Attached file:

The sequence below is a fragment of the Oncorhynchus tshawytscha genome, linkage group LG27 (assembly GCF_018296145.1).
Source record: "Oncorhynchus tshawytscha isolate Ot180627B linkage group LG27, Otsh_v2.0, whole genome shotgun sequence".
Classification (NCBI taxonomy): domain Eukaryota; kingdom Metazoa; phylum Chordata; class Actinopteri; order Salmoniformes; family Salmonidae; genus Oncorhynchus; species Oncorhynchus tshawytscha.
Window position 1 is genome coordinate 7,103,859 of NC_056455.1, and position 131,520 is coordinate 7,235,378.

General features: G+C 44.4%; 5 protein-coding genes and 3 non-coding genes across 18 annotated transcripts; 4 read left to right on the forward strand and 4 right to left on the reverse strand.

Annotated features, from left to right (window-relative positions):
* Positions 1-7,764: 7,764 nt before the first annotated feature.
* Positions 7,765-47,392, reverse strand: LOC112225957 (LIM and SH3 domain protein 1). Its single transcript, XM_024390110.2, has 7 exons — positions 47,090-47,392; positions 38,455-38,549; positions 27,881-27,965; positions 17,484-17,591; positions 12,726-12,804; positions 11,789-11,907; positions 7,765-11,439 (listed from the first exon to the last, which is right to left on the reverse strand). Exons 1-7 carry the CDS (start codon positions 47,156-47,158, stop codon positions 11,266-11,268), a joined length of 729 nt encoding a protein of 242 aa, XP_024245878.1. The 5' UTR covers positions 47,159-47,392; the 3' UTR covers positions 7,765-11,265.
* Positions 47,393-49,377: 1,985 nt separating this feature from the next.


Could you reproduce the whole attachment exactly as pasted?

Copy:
The sequence below is a fragment of the Oncorhynchus tshawytscha genome, linkage group LG27 (assembly GCF_018296145.1).
Source record: "Oncorhynchus tshawytscha isolate Ot180627B linkage group LG27, Otsh_v2.0, whole genome shotgun sequence".
Classification (NCBI taxonomy): domain Eukaryota; kingdom Metazoa; phylum Chordata; class Actinopteri; order Salmoniformes; family Salmonidae; genus Oncorhynchus; species Oncorhynchus tshawytscha.
Window position 1 is genome coordinate 7,103,859 of NC_056455.1, and position 131,520 is coordinate 7,235,378.

General features: G+C 44.4%; 5 protein-coding genes and 3 non-coding genes across 18 annotated transcripts; 4 read left to right on the forward strand and 4 right to left on the reverse strand.

Annotated features, from left to right (window-relative positions):
* Positions 1-7,764: 7,764 nt before the first annotated feature.
* Positions 7,765-47,392, reverse strand: LOC112225957 (LIM and SH3 domain protein 1). Its single transcript, XM_024390110.2, has 7 exons — positions 47,090-47,392; positions 38,455-38,549; positions 27,881-27,965; positions 17,484-17,591; positions 12,726-12,804; positions 11,789-11,907; positions 7,765-11,439 (listed from the first exon to the last, which is right to left on the reverse strand). Exons 1-7 carry the CDS (start codon positions 47,156-47,158, stop codon positions 11,266-11,268), a joined length of 729 nt encoding a protein of 242 aa, XP_024245878.1. The 5' UTR covers positions 47,159-47,392; the 3' UTR covers positions 7,765-11,265.
* Positions 47,393-49,377: 1,985 nt separating this feature from the next.